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December 26, 2021

First half observations: Eagles 3, Giants 3

The Eagles' offense has been an absolute dumpster fire so far on Sunday, and they're locked in a 3-3 stalemate with the Giants as a result. 

Here's what I saw in the first 30 minutes.

The Good

• With their offense looking like hot garbage to start the game, it was up to Jonathan Gannon's boys to keep the Giants in check to open the game. They weren't exactly up against the Greatest Show on Turf, but they lived up to their end of the bargain, with the defensive line starring in Philadelphia's early success.

Josh Sweat was the constant presence in New York's backfield, pressuring Jake Fromm throughout the half and making New York's fill-in QB feel him on a couple of hits around the right edge. He wasn't the only guy making Fromm's life miserable, however, with the Eagles getting pressure from Derek Barnett on the opposite side, Fletcher Cox in the middle of the line, and even on some occasional linebacker blitzes, with Gannon calculating that Fromm didn't have the goods to punish the Eagles for sending extra pressure.

Through 30 minutes of football, that calculation appears spot on. New York can't keep Eagles rushers away from Fromm, and Fromm isn't good enough to deliver with bodies in his face. If Philly's offense gets it together, this should be an easy victory.

• Almost every positive play the Eagles make in the passing game involves DeVonta Smith in some way. He's the guy getting open and making a catch, or he's the guy drawing attention and opening up space for somebody else, or he's even the guy setting a nice block to add some extra chunk yards onto a nice gainer. Maybe he hasn't been as consistent as some would like in the stats department, but he is one of the few guys you can get excited about watching the Eagles this year.

Philadelphia's offense finally got their big breakthrough when Smith broke open down the sideline midway through the second quarter, high-pointing the ball nicely to come down with it in traffic and push the Eagles deep into Giants territory:

If Hurts forces him the ball a little too much, it's for good reason. Smith is a baller, and it's likely he's going to continue to grow in stature as he fills out his frame and gets more reps at this level.

The Bad

• The Eagles were fortunate to get away with a terrible opening possession without turning the ball over. Who do you hold more accountable — the head coach who came out throwing the ball for no real reason, or the quarterback who made a brain-dead decision and put them at risk?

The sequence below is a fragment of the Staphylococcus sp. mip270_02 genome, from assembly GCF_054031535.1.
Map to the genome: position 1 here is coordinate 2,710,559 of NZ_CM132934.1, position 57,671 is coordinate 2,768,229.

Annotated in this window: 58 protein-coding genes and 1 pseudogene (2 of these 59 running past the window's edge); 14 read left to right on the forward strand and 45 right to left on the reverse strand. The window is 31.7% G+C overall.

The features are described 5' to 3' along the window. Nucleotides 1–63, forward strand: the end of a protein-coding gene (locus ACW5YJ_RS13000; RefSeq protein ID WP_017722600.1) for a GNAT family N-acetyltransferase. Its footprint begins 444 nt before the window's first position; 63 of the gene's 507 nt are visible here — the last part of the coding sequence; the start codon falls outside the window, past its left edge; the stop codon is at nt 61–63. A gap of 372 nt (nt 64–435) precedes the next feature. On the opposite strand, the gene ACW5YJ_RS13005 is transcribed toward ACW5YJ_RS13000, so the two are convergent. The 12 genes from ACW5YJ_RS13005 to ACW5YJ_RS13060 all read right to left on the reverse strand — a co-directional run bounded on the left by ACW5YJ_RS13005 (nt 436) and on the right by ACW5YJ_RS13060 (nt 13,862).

There's room to criticize both. Philadelphia's run game has been the heart of their offense as they've found their footing in the second half, so going to the air three straight times to open the game is an eyebrow-raiser regardless of what Jalen Hurts did. The Eagles obviously need to strike a balance in order to be successful on offense, but exclusively going to the weaker part of your offense on the opening series is a little weird, especially when you get a third-and-four opportunity that gives you multiple options on the critical down.

Hurts was given the chance to make a play on third down instead, and he tried forcing a ball to Dallas Goedert instead of simply eating the play and living to fight another day, leading to this monstrosity of a throw:

It would end up being overturned and ruled incomplete on review, with replay showing the ball was not secured before being hauled in. That doesn't make the throw any better.

Philadelphia's second drive was a different version of the same problems. On the first play from scrimmage, Miles Sanders burst through the line for 11 yards and a first down, much to the delight of the home crowd, who have been begging for this team to embrace the run-first identity before, during, and after every single game. So of course, Sirianni decided to throw on the next three plays, leading to a quick change of possession and the ball going back to the Giants.

Even that couldn't happen without another near-turnover from Hurts, who didn't protect the football while running sideways and looking for an option downfield. As much credit as he has received for rallying after poor starts and making up for mistakes, Hurts is still having the poor starts, which can't be erased from the record. If he was playing better to open games, they wouldn't be laboring to beat bad teams late.